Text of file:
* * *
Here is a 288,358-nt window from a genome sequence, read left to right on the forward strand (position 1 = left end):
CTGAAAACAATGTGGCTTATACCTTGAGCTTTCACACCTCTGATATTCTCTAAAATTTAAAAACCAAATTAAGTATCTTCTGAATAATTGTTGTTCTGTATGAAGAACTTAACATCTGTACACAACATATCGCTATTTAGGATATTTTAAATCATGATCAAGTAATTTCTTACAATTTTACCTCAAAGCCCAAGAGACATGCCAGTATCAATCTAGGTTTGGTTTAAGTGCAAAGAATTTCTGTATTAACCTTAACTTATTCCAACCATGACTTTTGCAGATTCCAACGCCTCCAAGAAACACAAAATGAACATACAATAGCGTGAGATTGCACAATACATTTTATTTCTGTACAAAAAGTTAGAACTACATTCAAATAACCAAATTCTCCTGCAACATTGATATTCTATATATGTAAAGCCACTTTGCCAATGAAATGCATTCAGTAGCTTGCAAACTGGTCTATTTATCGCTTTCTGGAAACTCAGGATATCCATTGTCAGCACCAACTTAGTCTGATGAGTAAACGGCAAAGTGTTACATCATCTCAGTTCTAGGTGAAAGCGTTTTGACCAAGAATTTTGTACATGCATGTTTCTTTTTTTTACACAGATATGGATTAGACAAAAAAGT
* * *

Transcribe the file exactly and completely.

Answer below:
Here is a 288,358-nt window from a genome sequence, read left to right on the forward strand (position 1 = left end):
CTGAAAACAATGTGGCTTATACCTTGAGCTTTCACACCTCTGATATTCTCTAAAATTTAAAAACCAAATTAAGTATCTTCTGAATAATTGTTGTTCTGTATGAAGAACTTAACATCTGTACACAACATATCGCTATTTAGGATATTTTAAATCATGATCAAGTAATTTCTTACAATTTTACCTCAAAGCCCAAGAGACATGCCAGTATCAATCTAGGTTTGGTTTAAGTGCAAAGAATTTCTGTATTAACCTTAACTTATTCCAACCATGACTTTTGCAGATTCCAACGCCTCCAAGAAACACAAAATGAACATACAATAGCGTGAGATTGCACAATACATTTTATTTCTGTACAAAAAGTTAGAACTACATTCAAATAACCAAATTCTCCTGCAACATTGATATTCTATATATGTAAAGCCACTTTGCCAATGAAATGCATTCAGTAGCTTGCAAACTGGTCTATTTATCGCTTTCTGGAAACTCAGGATATCCATTGTCAGCACCAACTTAGTCTGATGAGTAAACGGCAAAGTGTTACATCATCTCAGTTCTAGGTGAAAGCGTTTTGACCAAGAATTTTGTACATGCATGTTTCTTTTTTTTACACAGATATGGATTAGACAAAAAAGT